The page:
Tuesday, June 9, 2009

"These songs are true, these days are ours, these tears are free..." ~ Paul Simon

The drive through the Southwest was magical. I drove from the northern rim of the Chihuahuan Desert (Albuquerque) through the rolling hills of Northern Arizona to the heart of the Sonoran desert (Phoenix). This drive brought me through some of the most extreme and contrasting landscapes I’ve ever seen in less than an eight hour drive. I broke up the drive with a visit to the Petrified Forest National Park (in Northwestern Arizona) where I battled gusty winds and bus-loads of senior citizens. The petrified wood was very cool to see up close and I loved the Painted Desert with all its purple mountains!

Continuing onto Phoenix I picked up the Pony Express route and drove down roads that whipped through the mountains with hairpin turns and steep descends. Paul Simon’s “Rhythm of the Saints” album set the perfect mood for this drive. [Although the audio quality isn’t 100%, here’s a video of one of my favorite songs on the album: http://www.youtube.com/watch?v=2DHYo69JVm4]. Paul Simon followed me right into Phoenix where the temperature spiked to over 100 degrees.

(Me on a hike with my Aunt and Uncle at Picacho Peak State Park)

So I arrived at a place I will soon call home. The stakes were high for me on this road trip stop. I knew I would compare Phoenix to every other road trip stop, and already it doesn’t even compare. I had the chance to visit with family who live just south of Phoenix and was able to drop off a trunk load of stuff I had been transporting all the way from Boston. I am very fortunate to have family so far away from any place I’ve ever called home. While I was here for a few days I went up to visit the Thunderbird campus and said hello to admissions and all the other staff I had been in touch with during my application process. The campus is small, but nice and I don’t think I’ll have any trouble focusing on my studies for the 15 months I’m there. Perhaps the lack of enticing local activities will be exactly what I need to do well in my MBA. [This is my school: http://www.thunderbird.edu/ ]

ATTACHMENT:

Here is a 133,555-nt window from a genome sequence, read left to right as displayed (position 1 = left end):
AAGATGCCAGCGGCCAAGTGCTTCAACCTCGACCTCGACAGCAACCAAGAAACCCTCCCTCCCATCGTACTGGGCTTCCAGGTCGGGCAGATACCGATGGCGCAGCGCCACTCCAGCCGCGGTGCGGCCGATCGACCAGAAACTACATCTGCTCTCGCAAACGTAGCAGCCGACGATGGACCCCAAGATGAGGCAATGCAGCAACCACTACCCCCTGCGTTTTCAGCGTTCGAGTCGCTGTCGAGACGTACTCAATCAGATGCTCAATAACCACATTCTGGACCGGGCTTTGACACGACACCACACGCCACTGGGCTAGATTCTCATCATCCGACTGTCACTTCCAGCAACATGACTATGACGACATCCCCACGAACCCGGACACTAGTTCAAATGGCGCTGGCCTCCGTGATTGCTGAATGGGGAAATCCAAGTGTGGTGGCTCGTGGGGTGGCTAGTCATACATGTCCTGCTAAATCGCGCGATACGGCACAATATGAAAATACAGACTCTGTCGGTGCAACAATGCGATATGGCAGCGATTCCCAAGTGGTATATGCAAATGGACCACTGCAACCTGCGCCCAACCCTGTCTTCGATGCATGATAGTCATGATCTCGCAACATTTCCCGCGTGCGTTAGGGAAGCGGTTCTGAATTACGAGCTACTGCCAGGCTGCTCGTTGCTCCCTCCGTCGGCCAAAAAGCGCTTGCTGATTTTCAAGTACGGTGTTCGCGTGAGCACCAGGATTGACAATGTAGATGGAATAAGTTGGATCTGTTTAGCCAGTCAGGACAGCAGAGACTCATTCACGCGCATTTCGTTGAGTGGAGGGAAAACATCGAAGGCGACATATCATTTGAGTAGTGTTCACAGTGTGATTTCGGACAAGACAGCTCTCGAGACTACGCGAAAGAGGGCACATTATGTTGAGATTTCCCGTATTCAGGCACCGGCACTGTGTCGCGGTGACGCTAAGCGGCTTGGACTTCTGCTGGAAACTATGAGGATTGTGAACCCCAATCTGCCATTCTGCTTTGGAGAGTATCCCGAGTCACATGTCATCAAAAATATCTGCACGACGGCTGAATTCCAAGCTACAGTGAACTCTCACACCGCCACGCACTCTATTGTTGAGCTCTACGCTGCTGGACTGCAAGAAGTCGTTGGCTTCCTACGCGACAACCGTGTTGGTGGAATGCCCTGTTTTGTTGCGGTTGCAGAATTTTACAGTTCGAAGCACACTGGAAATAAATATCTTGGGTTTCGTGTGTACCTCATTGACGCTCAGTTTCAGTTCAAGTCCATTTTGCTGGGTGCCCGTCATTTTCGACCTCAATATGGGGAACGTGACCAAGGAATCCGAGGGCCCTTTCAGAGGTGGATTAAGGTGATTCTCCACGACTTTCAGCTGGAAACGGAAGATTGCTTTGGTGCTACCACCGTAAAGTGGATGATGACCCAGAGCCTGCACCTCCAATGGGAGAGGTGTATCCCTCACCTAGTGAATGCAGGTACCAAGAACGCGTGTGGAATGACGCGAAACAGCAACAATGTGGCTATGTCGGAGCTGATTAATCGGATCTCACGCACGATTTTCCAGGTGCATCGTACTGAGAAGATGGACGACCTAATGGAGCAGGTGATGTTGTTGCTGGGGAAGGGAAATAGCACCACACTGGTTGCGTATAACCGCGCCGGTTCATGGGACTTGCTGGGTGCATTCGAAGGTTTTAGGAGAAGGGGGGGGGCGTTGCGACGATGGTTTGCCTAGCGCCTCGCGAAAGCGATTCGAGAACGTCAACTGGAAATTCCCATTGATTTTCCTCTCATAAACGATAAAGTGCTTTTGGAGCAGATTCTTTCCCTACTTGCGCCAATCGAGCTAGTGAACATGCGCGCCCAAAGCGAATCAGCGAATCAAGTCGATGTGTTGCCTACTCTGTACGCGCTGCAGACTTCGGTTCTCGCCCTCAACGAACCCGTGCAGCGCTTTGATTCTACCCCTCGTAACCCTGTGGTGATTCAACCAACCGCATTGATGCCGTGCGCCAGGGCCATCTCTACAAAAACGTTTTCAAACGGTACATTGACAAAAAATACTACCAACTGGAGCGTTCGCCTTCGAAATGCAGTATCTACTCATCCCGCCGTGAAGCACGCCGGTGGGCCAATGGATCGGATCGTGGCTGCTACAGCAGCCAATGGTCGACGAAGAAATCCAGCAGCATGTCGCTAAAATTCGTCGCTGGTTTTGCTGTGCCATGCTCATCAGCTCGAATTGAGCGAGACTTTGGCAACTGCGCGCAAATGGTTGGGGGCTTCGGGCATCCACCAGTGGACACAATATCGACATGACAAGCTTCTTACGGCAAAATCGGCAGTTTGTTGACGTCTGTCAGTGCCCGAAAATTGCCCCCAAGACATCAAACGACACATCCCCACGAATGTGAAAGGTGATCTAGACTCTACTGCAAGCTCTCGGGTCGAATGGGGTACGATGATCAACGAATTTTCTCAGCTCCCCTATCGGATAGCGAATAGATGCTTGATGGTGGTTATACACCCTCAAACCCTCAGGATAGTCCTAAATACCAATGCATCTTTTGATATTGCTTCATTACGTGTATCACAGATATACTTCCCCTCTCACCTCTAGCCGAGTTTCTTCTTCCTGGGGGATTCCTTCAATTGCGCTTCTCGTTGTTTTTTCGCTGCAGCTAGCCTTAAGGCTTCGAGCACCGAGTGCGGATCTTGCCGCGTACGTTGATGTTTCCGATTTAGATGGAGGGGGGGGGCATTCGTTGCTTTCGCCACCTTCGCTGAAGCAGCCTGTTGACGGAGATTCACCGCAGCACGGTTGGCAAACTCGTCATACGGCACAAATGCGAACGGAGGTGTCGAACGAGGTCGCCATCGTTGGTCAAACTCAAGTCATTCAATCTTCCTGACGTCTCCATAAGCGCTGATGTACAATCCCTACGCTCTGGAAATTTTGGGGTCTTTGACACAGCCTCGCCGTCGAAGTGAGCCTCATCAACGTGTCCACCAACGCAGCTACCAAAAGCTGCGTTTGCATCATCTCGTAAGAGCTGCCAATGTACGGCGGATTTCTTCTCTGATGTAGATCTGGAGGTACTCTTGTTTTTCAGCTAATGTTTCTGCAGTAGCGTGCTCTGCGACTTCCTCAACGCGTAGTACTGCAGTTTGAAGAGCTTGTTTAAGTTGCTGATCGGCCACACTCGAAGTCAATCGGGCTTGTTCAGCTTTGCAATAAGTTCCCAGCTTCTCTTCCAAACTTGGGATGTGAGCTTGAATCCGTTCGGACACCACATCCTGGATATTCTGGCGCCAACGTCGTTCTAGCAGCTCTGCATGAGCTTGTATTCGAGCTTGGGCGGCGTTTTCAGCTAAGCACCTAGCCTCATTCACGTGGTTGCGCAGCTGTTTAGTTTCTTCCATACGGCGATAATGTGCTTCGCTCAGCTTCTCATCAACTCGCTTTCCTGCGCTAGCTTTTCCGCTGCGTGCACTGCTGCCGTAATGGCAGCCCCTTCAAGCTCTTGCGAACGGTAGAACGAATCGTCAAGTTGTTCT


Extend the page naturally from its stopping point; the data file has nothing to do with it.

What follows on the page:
The drive from Phoenix to San Diego was probably my least favorite so far. The temperature never dipped below 105 the entire way; it made me wonder if I could just stop off for an hour and get my windows tinted. It was hot and I was gross and sweaty. Every pit stop I made along the way was disgusting. I incessantly washed my hands and popped vitamins and electrolytes along this drive. One of my stops was in El Centro, CA; I can’t even begin to describe the area, but I imagine it might look and feel similar to some impoverished city in Mexico. I was relieved when I got closer to the coast. The temperature began to drop, the landscape started to look more tolerable and the ocean smell drifted through my car windows.

(this sign was above the toilet in one of the fine establishments I made a pit stop at)

In a roundabout way I couchsurfed for my first night in San Diego. My old roommate Rinaldo, a native San Diegoan or San Dieger or San Diegist, or whatever you call them, was kind enough to put me in contact with one of his old high school buddies. When I got into San Diego I met up with his buddy Rich at a nearby diner. I showed up grimy and underdressed, he showed up in his police uniform. I’m sure we were an interesting sight when we sat down at a booth together. After dinner he sent me to his condo and he left to finish off the rest of his shift. I was in no mood to explore so I went directly to his place, showered and streamed some of the shows that had been piling up in my Hulu queue. He joined me later in the night for a few glasses of red and then it was lights out.